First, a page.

“Our lot is cast with technoscience, where nothing is so sacred that it cannot be reengineered and transformed so as to widen our aperture of freedom, extending to gender and the human. To say that nothing is sacred, that nothing is transcendent or protected from the will to know, to tinker and to hack, is to say that nothing is supernatural.” – Xenofeminism: A Politics for Alienation (Laboria Cuboniks)
Who were the cyberfeminists? Why has practically no one heard of them? And what might it look like to hack your gender?
For answers to these questions and more, join us on a whirlwind tour of the hidden history of cyberfeminisms, catalogued through the DIY manifesto form. We’ll rank the best of the best, adapting this rich intellectual legacy to examine our own relationships to computing tools (our phones, our laptops, our bodies) in the emergent techno-dystopia of the present.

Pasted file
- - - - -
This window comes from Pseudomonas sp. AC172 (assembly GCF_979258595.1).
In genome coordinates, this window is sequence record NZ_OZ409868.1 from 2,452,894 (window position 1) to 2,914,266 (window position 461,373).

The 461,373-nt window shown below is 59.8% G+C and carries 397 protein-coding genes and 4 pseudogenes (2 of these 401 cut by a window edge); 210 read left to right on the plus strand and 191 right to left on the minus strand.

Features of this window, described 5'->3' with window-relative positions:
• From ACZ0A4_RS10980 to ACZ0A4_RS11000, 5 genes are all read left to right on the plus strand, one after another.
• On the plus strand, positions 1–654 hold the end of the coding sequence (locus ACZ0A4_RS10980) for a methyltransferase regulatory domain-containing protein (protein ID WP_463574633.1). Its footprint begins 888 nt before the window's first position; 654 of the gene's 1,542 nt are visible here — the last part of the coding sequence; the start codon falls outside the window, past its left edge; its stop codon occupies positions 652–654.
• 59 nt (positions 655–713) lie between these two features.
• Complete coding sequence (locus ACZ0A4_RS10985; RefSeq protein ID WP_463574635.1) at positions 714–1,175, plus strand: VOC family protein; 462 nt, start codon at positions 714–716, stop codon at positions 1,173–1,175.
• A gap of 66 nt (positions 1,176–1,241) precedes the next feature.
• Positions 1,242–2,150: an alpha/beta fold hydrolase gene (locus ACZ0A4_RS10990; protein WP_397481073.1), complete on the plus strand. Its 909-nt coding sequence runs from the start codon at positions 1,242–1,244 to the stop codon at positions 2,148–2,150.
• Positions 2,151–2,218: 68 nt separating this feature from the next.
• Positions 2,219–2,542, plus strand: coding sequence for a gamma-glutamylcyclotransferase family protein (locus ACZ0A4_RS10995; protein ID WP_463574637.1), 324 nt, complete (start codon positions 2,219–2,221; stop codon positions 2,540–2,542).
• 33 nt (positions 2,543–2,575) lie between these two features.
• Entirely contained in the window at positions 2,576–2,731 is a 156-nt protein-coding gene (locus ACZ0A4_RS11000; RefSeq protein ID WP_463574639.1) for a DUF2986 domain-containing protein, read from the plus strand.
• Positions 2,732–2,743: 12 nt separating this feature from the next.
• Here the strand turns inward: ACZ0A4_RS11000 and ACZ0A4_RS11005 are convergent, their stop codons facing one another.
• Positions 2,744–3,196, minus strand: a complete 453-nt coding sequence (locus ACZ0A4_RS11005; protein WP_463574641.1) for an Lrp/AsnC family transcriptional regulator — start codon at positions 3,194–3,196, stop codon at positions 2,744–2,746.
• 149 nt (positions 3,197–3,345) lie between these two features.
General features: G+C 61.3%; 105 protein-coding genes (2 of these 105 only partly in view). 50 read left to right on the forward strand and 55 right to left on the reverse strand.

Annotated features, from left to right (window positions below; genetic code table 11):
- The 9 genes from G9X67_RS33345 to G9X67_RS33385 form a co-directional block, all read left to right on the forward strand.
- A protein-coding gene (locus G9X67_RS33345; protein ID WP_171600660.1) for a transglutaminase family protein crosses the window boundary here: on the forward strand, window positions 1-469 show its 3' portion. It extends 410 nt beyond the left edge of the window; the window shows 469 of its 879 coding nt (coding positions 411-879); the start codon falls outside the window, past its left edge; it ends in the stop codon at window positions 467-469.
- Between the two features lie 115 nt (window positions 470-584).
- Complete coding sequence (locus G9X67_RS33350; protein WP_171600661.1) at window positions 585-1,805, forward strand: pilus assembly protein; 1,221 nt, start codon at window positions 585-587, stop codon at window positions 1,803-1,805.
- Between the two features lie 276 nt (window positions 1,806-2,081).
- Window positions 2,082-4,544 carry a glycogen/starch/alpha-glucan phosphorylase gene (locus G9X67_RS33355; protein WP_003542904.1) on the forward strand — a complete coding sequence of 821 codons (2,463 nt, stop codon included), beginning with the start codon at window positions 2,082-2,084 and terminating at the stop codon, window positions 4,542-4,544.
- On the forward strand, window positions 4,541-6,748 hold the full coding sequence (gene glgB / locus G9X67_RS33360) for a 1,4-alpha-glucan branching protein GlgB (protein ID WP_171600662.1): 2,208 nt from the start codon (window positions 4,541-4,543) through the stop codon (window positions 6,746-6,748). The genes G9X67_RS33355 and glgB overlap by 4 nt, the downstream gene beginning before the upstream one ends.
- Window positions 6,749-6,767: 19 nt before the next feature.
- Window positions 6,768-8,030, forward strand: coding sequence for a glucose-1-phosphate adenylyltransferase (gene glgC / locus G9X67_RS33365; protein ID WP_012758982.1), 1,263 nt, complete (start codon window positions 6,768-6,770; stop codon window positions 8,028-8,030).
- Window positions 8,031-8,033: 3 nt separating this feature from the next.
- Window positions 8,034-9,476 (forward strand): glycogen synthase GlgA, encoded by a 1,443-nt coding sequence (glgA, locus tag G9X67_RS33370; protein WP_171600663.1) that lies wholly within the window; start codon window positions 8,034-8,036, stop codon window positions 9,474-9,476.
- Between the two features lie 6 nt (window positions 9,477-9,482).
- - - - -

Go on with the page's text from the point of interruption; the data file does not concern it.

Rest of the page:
Remember: the first computers were women. Why shouldn’t the last women be computers?
Jean Cochrane is a civic hacker from the South Side of Chicago interested in scalable challenges to the most dire injustices of our time, including transgenerational poverty, mass incarceration, and the criminalization of migrants. At DataMade, she leverages contemporary data practices to help empower journalists and advocacy organizations. It’s been five years and she’s still trying to figure out how to recover from critical theory.